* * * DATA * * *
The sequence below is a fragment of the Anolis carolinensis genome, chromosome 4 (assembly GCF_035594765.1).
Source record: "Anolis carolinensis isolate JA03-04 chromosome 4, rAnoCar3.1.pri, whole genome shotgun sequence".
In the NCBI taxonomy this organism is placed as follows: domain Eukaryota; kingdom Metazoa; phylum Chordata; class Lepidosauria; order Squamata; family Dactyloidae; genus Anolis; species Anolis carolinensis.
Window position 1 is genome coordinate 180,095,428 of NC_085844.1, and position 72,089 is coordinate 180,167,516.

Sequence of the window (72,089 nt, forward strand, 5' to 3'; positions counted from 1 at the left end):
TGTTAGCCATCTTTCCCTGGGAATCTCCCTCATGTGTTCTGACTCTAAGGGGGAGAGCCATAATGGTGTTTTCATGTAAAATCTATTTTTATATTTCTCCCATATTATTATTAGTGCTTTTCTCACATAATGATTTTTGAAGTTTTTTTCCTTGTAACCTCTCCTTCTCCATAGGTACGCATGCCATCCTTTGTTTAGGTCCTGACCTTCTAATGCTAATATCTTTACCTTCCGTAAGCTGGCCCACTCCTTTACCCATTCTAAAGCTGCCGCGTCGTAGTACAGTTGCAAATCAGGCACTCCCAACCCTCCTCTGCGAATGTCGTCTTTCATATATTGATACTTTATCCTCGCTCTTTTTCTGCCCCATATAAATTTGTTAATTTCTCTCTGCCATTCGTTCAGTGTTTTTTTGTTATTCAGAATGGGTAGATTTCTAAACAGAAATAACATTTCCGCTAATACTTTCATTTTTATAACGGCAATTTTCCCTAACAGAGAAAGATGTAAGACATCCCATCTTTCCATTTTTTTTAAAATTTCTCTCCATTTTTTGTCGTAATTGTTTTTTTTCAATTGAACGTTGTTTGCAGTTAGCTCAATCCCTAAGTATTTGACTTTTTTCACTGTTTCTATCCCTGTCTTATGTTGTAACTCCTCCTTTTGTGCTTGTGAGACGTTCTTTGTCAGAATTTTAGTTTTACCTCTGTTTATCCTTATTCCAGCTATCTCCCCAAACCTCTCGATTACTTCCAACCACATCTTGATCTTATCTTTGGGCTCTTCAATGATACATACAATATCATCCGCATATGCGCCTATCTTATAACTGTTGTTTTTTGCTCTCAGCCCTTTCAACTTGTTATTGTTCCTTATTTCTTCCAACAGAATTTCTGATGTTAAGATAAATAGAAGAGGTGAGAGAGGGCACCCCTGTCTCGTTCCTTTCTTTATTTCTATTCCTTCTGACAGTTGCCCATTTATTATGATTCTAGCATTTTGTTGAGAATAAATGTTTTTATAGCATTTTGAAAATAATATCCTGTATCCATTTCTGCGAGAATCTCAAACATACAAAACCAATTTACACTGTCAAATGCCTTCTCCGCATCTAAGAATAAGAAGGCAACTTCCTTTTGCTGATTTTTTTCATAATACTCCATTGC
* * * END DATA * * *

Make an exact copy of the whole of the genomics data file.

The sequence below is a fragment of the Anolis carolinensis genome, chromosome 4 (assembly GCF_035594765.1).
Source record: "Anolis carolinensis isolate JA03-04 chromosome 4, rAnoCar3.1.pri, whole genome shotgun sequence".
In the NCBI taxonomy this organism is placed as follows: domain Eukaryota; kingdom Metazoa; phylum Chordata; class Lepidosauria; order Squamata; family Dactyloidae; genus Anolis; species Anolis carolinensis.
Window position 1 is genome coordinate 180,095,428 of NC_085844.1, and position 72,089 is coordinate 180,167,516.

Sequence of the window (72,089 nt, forward strand, 5' to 3'; positions counted from 1 at the left end):
TGTTAGCCATCTTTCCCTGGGAATCTCCCTCATGTGTTCTGACTCTAAGGGGGAGAGCCATAATGGTGTTTTCATGTAAAATCTATTTTTATATTTCTCCCATATTATTATTAGTGCTTTTCTCACATAATGATTTTTGAAGTTTTTTTCCTTGTAACCTCTCCTTCTCCATAGGTACGCATGCCATCCTTTGTTTAGGTCCTGACCTTCTAATGCTAATATCTTTACCTTCCGTAAGCTGGCCCACTCCTTTACCCATTCTAAAGCTGCCGCGTCGTAGTACAGTTGCAAATCAGGCACTCCCAACCCTCCTCTGCGAATGTCGTCTTTCATATATTGATACTTTATCCTCGCTCTTTTTCTGCCCCATATAAATTTGTTAATTTCTCTCTGCCATTCGTTCAGTGTTTTTTTGTTATTCAGAATGGGTAGATTTCTAAACAGAAATAACATTTCCGCTAATACTTTCATTTTTATAACGGCAATTTTCCCTAACAGAGAAAGATGTAAGACATCCCATCTTTCCATTTTTTTTAAAATTTCTCTCCATTTTTTGTCGTAATTGTTTTTTTTCAATTGAACGTTGTTTGCAGTTAGCTCAATCCCTAAGTATTTGACTTTTTTCACTGTTTCTATCCCTGTCTTATGTTGTAACTCCTCCTTTTGTGCTTGTGAGACGTTCTTTGTCAGAATTTTAGTTTTACCTCTGTTTATCCTTATTCCAGCTATCTCCCCAAACCTCTCGATTACTTCCAACCACATCTTGATCTTATCTTTGGGCTCTTCAATGATACATACAATATCATCCGCATATGCGCCTATCTTATAACTGTTGTTTTTTGCTCTCAGCCCTTTCAACTTGTTATTGTTCCTTATTTCTTCCAACAGAATTTCTGATGTTAAGATAAATAGAAGAGGTGAGAGAGGGCACCCCTGTCTCGTTCCTTTCTTTATTTCTATTCCTTCTGACAGTTGCCCATTTATTATGATTCTAGCATTTTGTTGAGAATAAATGTTTTTATAGCATTTTGAAAATAATATCCTGTATCCATTTCTGCGAGAATCTCAAACATACAAAACCAATTTACACTGTCAAATGCCTTCTCCGCATCTAAGAATAAGAAGGCAACTTCCTTTTGCTGATTTTTTTCATAATACTCCATTGC